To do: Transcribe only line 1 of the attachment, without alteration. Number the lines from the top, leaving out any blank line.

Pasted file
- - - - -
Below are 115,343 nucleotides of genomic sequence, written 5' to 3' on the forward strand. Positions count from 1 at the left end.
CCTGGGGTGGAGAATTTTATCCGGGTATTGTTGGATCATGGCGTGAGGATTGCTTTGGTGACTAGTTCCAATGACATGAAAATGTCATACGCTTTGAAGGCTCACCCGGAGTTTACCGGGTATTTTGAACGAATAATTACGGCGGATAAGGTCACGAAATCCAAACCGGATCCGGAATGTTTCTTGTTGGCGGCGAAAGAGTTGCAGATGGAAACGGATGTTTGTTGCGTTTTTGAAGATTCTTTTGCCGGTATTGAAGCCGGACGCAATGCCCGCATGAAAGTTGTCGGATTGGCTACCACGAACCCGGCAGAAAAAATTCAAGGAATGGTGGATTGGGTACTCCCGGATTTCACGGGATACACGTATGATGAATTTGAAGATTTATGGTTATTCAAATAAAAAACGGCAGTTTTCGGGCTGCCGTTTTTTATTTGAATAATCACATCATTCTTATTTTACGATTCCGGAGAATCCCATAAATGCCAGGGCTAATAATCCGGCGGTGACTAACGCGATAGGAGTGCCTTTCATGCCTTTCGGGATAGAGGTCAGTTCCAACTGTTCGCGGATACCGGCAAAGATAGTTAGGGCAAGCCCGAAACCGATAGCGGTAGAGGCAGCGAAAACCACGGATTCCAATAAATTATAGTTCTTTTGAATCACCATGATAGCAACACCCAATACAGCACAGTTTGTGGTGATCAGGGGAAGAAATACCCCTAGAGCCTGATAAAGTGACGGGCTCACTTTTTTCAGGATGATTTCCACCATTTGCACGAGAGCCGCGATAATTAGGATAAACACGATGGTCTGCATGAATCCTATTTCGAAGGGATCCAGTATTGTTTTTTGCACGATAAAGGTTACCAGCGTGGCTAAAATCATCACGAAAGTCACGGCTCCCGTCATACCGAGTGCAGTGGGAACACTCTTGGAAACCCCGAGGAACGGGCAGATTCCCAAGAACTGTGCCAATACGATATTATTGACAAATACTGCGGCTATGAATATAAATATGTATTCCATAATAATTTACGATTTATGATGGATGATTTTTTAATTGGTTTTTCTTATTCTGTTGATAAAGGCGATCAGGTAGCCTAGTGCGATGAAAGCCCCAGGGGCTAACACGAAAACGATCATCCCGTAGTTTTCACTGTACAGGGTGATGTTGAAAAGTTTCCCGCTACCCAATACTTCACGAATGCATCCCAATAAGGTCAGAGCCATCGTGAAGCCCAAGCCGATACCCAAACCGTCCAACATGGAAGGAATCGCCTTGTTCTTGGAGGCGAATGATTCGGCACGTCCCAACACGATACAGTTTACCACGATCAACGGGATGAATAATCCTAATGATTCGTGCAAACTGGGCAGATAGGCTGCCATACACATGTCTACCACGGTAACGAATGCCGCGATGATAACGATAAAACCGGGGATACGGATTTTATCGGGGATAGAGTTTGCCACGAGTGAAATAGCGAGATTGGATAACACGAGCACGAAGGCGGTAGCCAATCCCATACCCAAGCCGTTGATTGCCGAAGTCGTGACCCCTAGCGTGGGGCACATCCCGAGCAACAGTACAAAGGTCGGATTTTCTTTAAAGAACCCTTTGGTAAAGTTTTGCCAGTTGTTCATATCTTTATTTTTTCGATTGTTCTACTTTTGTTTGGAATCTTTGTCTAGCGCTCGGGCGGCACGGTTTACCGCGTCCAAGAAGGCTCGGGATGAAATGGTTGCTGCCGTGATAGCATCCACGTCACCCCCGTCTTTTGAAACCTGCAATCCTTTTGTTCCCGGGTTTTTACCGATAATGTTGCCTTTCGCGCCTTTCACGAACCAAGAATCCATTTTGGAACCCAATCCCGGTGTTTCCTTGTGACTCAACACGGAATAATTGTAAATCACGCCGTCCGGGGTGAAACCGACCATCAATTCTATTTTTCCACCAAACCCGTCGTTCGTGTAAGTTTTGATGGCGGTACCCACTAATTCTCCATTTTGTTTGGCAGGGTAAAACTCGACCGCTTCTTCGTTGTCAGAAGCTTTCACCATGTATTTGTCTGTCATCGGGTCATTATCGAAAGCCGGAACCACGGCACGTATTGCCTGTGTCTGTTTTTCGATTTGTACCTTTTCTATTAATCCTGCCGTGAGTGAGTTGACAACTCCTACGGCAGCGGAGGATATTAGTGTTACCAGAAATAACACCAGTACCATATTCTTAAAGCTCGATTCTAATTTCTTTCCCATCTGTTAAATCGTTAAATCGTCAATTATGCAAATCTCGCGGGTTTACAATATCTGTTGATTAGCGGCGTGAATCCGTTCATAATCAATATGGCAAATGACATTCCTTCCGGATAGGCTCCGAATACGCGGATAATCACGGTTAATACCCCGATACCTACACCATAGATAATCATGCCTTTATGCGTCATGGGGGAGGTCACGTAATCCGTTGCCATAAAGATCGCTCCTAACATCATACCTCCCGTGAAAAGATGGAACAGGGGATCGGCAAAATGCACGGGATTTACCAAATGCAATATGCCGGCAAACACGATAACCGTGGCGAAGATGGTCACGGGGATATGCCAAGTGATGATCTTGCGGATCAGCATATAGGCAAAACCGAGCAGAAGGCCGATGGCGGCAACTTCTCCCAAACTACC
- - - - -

Below are 115,343 nucleotides of genomic sequence, written 5' to 3' on the forward strand. Positions count from 1 at the left end.